We picked up Maarten and Ineke at SFO to begin our three week NW journey. The plan was to hug the coast northward on the Pacific Coast Highway and to return south on inland byways to see the Columbia Gorge, Lassen NP, Crater Lake and other national parks.
Healdsburg was our first stop. A very cute center of town with a square much like Paso Robles. In the morning we headed out for a canoeing trip.
At the end of the day, we bedded down in Fort Bragg, where Glass Beach offers a spectacle of glass pebbles. I was pocketing some of them when Diane pointed out that there was a $500 fine if one is caught with them. Needless to say, I threw them back.
The best Airbnb we've stayed at was in Fort Bragg at John's place. Beautifully done. He also offered a jacuzzi, sauna and amazing gardens.
In the morning we drove through the Avenue of the Giants, stopping by the "drive thru" tree. With the rented van, it was a tight squeeze.
This giant is the biggest of all - about 360 feet tall.
We stayed overnight at a funky motel aptly called the Curly Redwood Motel. Just across of it were the docks of the fishing fleet and further out a pier and a quaint lighthouse.
Crescent City is the last stop before proceeding into Oregon. We stopped briefly in Brookings for some supplies and a cup of coffee. We then were treated to the spectacular rocky coastline.
A small waterfall along one of the trails along the ocean.
In the latter part of the day, we found a small, beachside motel with little cottages in Brandon to spend the night. It wasn't fancy but the views were dramatic and beach walks, a must.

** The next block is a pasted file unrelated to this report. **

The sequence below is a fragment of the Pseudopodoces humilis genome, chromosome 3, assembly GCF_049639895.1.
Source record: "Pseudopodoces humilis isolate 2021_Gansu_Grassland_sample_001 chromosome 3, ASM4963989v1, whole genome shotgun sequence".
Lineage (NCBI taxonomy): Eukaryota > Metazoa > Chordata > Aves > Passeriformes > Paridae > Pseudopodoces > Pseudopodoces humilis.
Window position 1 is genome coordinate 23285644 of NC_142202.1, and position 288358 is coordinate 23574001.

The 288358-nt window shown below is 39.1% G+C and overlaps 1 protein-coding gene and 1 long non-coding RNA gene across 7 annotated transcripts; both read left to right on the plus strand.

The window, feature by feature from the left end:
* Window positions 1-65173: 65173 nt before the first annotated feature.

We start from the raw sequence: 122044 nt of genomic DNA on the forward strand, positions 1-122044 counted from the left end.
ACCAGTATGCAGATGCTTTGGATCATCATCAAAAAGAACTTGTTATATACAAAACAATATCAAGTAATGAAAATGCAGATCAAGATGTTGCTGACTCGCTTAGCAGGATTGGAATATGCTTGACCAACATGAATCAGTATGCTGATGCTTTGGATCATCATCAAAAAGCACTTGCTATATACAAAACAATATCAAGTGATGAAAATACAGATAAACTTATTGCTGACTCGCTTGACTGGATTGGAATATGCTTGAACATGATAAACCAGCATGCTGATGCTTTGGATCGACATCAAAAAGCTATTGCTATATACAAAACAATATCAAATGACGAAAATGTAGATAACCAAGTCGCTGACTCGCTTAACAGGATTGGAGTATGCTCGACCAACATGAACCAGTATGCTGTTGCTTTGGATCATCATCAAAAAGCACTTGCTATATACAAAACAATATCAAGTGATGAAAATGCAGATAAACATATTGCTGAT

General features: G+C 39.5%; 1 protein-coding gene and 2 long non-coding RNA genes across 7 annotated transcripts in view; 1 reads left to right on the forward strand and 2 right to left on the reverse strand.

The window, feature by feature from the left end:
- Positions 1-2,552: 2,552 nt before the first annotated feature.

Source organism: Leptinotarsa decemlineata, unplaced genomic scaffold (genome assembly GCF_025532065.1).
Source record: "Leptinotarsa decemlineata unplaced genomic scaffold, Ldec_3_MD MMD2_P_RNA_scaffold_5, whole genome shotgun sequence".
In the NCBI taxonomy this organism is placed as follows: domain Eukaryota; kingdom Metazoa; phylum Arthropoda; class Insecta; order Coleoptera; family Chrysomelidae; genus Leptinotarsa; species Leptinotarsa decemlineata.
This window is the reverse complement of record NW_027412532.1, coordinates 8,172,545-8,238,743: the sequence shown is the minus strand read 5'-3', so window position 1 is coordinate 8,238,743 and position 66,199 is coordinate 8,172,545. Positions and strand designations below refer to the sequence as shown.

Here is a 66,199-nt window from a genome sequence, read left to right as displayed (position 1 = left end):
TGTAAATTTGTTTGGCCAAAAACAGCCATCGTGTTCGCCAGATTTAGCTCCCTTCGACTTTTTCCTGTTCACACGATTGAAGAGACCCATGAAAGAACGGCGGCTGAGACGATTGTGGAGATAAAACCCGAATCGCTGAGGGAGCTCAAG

We had to walk all of 100 feet to see this view from our cottage.
One of the surprising spots we stopped at was Depot Bay. The ocean was a bit wild and we happened to stop in at a shoreside building that housed a whale spotting group. They pointed out that whales were feeding right in front of us. Sure enough, we only had to wait for a few minutes to see a couple of small gray whales feeding just a hundred yards off from where we stood.
Not visible in the photo, but the whales were very nearby.
Next, was Cannon Beach. The town has grown up and was quite busy. Even finding a parking spot was not that easy. But a walk along the beach and the sight of Haystack Rock was inspiring none-the-less.
We spent the Warrenton, OR a neighbor town of Astoria. Along the beach, there's an old wreck from the early 1900's. Not much is left from the 200 foot schooner.
Although not convincing, I found downtown Astoria to be charming. An odd assortment of shops line the main thoroughfare through town.
Downtown Astoria, OR
From the Astoria docks, a view of the bridge crossing the Columbia River into Washington.
Before leaving Astoria, we visited where Lewis and Clark stayed in the early 1900's - Fort Clatsop. It was named after the Indian tribe that lived there.
After crossing into Washington state, we drove to Port Angeles. We stayed in an Airbnb near the waterfront with a view of Victorial, BC. In the morning we drove into Olympic National Park to hike the Hurrincane Ridge trail.
On our hike, we were treated to absolutely beautiful views
After our morning hike, in the afternoon we drove to the Crescent Lake area. The trails were a stark difference from the more arid terrain we had encountered in the morning. This trail was verdant with lots of ferns, redwoods and spruces.
After a couple of days in Port Angeles, we took Maarten and Ineke to the Victoria ferry and we headed off to visit with our friends in Port Townsend - Tom and Diana. This was the most northern area we were going to travel to - the rest was southward and inland.